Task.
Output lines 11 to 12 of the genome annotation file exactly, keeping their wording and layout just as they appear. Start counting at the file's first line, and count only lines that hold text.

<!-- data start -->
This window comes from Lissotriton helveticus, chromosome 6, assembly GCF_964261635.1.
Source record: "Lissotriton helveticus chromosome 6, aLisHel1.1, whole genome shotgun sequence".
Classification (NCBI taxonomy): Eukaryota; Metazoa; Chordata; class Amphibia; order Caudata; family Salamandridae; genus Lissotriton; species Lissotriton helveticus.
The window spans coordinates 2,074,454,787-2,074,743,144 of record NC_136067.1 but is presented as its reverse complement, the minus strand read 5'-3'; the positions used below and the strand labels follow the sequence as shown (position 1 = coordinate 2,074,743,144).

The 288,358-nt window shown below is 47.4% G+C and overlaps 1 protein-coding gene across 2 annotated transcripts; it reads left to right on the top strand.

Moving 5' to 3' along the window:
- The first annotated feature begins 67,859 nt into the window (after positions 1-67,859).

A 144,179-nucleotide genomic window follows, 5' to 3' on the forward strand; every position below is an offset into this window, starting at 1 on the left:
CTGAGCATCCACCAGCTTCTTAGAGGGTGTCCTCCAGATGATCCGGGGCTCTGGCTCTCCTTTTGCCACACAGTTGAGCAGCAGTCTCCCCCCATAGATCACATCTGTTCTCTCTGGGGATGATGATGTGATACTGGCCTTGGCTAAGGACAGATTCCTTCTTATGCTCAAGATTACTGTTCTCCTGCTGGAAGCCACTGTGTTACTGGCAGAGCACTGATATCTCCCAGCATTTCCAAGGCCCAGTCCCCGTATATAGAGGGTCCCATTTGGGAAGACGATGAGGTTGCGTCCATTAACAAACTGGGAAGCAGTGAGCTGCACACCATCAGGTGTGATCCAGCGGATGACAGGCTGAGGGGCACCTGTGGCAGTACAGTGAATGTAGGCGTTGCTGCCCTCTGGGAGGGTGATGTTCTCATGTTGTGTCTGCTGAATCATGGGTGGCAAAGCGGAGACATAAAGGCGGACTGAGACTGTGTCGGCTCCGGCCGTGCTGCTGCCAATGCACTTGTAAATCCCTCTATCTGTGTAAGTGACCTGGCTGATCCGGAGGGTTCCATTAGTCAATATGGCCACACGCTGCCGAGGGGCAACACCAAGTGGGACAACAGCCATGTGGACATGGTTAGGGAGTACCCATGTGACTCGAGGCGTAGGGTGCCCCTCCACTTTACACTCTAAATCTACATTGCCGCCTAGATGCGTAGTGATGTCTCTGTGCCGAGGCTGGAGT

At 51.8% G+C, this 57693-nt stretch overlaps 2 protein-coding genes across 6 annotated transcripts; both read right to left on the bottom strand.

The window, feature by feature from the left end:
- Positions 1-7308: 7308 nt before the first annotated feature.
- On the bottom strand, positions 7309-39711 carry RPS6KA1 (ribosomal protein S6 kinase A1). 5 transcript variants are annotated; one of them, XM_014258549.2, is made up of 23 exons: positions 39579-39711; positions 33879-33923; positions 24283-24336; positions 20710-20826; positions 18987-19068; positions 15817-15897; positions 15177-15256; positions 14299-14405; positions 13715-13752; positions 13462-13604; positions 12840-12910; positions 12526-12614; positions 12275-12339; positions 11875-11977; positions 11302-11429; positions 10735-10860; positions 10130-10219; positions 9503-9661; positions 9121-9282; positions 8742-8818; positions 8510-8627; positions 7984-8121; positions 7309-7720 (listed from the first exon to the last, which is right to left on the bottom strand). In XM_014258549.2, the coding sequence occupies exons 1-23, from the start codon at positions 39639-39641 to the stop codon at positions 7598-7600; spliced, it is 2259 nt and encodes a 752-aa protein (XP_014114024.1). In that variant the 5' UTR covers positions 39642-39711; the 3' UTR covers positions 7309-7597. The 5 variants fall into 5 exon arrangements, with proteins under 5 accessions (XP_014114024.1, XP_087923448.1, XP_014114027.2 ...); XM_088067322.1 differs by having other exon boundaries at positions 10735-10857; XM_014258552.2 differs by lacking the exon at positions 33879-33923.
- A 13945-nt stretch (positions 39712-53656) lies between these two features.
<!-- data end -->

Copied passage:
The window, feature by feature from the left end:
- Positions 1-7308: 7308 nt before the first annotated feature.